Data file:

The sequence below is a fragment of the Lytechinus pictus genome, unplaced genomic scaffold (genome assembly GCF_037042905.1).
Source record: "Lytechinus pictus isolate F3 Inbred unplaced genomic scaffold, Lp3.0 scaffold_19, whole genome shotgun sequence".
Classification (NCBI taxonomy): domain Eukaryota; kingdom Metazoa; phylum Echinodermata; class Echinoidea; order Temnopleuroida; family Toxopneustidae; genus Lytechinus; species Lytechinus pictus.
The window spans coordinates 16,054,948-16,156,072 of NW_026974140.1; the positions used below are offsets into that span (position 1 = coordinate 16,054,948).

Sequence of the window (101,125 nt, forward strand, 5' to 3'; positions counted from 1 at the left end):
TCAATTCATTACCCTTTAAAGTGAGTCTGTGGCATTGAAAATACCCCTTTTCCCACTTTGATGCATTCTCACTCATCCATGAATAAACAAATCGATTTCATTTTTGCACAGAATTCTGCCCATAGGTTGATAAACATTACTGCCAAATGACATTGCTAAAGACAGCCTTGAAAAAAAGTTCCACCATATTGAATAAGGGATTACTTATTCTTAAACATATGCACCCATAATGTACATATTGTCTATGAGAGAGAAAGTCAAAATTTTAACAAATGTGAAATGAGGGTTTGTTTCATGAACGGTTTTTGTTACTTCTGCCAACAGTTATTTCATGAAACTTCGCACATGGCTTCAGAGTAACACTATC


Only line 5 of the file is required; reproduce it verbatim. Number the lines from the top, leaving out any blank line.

Sequence of the window (101,125 nt, forward strand, 5' to 3'; positions counted from 1 at the left end):